Carol Anderson on Voter Suppression, Past and Present

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A multi-language'Vote Here sign' leads to the voting room as a man who'd just cast his vote steps out on election day at Brooklyn Avenue Elementary School in the primarily Latino East LA neighborhood of Boyle Heights on November 8, 2016 in Los Angeles, California. (Frederic J. Brown/AFP/Getty Images)

A recent AP report found that 53,000 voters had been purged from the rolls in Georgia, with blacks, who make up 32 percent of the state's population, accounting for 70 percent of removed voters. Scholar Carol Anderson's new book "One Person, No Vote" explores the history of voter suppression in the United States and how the right to vote, particularly for people of color, continues to be threatened. Anderson joins the program to discuss her book and how changing voter laws could affect the upcoming midterm elections.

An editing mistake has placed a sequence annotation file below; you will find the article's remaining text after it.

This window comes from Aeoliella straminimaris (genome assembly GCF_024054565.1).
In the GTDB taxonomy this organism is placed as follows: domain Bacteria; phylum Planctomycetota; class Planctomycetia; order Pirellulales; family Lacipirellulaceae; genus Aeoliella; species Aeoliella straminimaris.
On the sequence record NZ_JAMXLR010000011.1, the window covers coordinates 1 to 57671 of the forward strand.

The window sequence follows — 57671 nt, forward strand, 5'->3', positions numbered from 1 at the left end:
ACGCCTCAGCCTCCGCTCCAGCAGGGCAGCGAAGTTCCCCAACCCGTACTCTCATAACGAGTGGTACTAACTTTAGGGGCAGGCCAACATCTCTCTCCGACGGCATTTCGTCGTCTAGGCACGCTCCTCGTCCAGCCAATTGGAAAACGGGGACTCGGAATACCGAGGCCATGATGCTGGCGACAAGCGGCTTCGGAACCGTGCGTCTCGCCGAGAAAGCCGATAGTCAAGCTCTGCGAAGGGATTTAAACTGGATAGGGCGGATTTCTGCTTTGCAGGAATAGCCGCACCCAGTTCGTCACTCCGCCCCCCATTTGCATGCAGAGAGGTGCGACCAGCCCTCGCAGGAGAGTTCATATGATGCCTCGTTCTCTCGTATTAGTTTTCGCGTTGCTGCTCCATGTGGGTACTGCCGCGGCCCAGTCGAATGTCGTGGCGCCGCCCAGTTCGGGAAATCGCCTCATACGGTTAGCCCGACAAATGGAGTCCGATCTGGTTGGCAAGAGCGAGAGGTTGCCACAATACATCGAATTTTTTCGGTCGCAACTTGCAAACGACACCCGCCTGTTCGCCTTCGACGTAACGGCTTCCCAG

Carol Anderson, Author of "One Person, No Vote" and Charles Howard Candler Professor of African American Studies, Emory University